While we've been helping people use exciting new emulators and tools to get the original Wing Commander games running, we've sometimes forget about a few of the original resources that were useful back in the day. Once the appropriate parameters have been set in DOSBox, DOSep or another utility, many of the original workarounds and fixes become valid again. If you get a specific error message or problem at the DOS prompt, the first place you might want to check is our recreation of Origin's original Tech Support Site. It covers everything from Abuse to Wings of Glory with explanations of the various error codes and hardware incompatibilities.
"D002-FFFF" when starting the game (Privateer floppy version).
There are also separate help files and patches for the games in our Files section. These provide solutions to even more problems. If you're installing a game for the first time, it's also a good idea to see if there are any joystick, video card or general patches that might be able to prevent problems before they start.
Getting Wing Commander games to run on modern computers is an important part of what we do here. If the tips above don't address your issue, feel free to ask your question at the CIC Crius.net Tech Support Forum.
This error message indicates that there is a problem with your sound card configuration. Run the INSTALL program again and select NO sound and NO music. Run the game again and see if you can get past the error message. If you can get past the error message with Sound and Music turned OFF, then you will need to run the install program again to set your sound up a second time. Be sure to know the proper address, IRQ and DMA values for your sound card before you install the game again. Incorrect IRQ values can cause this error message as well.
The Next Generation gaming site is back, and they've got an interview with Electronic Arts' Marketing VP Frank Gibeau. He addresses some of the general criticisms the company has faced recently and explains how many people like to unfairly single EA out. The article also touches on how Electronic Arts decides what established franchises to purpose when funding a game for development.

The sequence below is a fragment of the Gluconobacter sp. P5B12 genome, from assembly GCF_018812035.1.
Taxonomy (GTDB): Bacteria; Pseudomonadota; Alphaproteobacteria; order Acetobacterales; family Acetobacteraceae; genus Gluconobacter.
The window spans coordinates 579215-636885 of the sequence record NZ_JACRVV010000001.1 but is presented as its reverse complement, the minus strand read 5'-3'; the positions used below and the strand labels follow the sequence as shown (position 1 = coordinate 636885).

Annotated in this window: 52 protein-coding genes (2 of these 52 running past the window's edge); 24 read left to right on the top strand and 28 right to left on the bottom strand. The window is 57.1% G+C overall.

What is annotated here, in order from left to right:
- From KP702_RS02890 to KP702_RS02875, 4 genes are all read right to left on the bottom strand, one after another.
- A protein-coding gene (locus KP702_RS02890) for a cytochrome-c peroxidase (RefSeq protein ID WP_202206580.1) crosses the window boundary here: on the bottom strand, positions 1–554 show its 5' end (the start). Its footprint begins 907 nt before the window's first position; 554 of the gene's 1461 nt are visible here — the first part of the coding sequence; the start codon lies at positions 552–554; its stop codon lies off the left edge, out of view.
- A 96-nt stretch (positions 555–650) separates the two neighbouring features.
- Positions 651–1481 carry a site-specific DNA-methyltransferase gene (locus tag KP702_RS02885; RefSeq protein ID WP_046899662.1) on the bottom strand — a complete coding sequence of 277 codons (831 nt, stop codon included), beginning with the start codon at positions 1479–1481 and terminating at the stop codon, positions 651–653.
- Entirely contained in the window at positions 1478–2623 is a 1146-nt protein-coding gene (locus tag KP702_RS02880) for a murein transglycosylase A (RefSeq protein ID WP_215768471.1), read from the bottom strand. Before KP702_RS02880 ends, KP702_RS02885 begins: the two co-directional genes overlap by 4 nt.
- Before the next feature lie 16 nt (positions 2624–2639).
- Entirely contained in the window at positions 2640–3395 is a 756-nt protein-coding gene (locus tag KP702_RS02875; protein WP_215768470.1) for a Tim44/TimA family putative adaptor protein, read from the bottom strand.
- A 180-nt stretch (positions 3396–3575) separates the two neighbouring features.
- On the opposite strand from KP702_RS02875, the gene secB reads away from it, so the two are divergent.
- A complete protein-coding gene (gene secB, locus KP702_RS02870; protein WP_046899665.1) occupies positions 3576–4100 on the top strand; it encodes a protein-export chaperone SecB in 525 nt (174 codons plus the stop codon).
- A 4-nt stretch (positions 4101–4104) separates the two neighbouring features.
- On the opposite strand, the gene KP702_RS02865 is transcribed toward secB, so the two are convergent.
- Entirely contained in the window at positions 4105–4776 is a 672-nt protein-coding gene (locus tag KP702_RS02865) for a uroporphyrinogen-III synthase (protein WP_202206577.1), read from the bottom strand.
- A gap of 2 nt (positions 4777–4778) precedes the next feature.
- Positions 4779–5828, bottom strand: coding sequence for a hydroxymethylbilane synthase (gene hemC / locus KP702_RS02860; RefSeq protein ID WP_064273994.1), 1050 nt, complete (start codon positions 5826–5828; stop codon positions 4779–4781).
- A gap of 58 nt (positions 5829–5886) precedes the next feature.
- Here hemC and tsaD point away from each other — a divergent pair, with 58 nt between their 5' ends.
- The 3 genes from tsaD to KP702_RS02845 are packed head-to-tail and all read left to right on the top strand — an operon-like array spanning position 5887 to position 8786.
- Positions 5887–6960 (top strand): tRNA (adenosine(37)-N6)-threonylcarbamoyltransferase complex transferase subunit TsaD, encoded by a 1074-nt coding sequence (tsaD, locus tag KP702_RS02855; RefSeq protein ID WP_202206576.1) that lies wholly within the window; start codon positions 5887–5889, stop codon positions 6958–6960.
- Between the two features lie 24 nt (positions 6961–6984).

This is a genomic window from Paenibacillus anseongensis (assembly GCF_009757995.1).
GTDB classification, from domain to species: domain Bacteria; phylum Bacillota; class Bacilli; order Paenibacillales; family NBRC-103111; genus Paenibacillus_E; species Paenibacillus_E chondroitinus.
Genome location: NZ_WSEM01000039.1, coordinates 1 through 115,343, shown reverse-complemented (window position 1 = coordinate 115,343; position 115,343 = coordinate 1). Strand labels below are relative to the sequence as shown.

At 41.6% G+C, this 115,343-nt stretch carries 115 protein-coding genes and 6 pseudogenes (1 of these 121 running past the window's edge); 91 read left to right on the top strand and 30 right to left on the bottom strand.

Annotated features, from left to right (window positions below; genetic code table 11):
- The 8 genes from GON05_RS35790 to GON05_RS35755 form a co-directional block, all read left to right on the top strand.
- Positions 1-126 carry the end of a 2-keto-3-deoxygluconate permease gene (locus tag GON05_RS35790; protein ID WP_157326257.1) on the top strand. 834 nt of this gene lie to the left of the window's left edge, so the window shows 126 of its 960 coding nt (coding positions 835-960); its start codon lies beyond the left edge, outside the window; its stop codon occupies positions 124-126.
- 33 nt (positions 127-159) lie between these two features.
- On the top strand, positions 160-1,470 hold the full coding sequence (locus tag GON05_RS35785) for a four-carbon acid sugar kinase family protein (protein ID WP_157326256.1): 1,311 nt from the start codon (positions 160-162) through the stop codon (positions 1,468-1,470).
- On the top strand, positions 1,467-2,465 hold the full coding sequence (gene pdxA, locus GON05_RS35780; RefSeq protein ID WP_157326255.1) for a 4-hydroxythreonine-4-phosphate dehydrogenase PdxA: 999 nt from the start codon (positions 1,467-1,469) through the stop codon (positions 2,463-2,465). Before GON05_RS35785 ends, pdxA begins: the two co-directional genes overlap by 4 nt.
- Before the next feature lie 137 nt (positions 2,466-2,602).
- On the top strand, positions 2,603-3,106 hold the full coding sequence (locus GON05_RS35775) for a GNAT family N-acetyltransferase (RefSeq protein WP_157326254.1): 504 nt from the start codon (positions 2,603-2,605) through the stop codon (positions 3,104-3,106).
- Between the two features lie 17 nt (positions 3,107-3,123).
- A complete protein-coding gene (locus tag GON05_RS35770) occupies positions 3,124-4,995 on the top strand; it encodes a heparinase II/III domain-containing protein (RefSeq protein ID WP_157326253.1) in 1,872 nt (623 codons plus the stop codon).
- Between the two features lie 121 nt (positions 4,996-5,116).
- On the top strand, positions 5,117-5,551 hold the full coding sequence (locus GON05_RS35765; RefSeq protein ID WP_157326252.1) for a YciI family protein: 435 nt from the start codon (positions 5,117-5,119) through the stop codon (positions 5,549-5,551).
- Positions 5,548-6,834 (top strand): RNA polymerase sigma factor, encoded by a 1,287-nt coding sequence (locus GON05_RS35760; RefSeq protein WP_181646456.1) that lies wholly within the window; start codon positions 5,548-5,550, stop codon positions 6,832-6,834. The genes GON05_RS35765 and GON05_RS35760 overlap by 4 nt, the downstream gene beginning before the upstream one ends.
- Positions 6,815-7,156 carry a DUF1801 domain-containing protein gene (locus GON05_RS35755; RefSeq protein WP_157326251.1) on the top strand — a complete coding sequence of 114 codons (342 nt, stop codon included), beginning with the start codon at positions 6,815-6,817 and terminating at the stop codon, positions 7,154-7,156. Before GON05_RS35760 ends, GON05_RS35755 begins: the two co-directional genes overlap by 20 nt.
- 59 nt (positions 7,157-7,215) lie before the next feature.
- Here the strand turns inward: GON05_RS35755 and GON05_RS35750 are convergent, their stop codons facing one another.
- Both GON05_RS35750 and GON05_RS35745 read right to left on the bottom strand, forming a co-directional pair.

“Do we have enough new IP? No. I’d love to have more. I’d love to take more risks and be able to enter new and bigger properties into the market,” he says. “Sometimes franchises get tired and go away and we recognize that. It’s vital to our success going forward to bring in new and fresh ideas, and there are new ideas that our teams are working on that are not yet announced.”
But even a deep-pocketed company like EA has to admit that risks are harder to take, as they become, well, riskier. “We are leading 150-person teams,” Gibeau says. “These [games] are highly complex endeavours. The number of people who can come up with great ideas that will be popular and can be brought to market on time is pretty rare.”
EA’s position as behemoth market leader; its throbbing internal studio complex; and its mega-bucket ability to buy in licenses, sports leagues, and much-loved indie developers, has made it the first stop on any big game hunt for the ills of the industry.
For Gibeau, an employee of 10 years standing (straight from college), this is a corruption of the truth. “I can go work for a movie company and make more money,” he says. “But I don’t want to. I’m here to make great games. And that is what we do. [The criticism] is kinda irritating, so we want to get the truth out there.”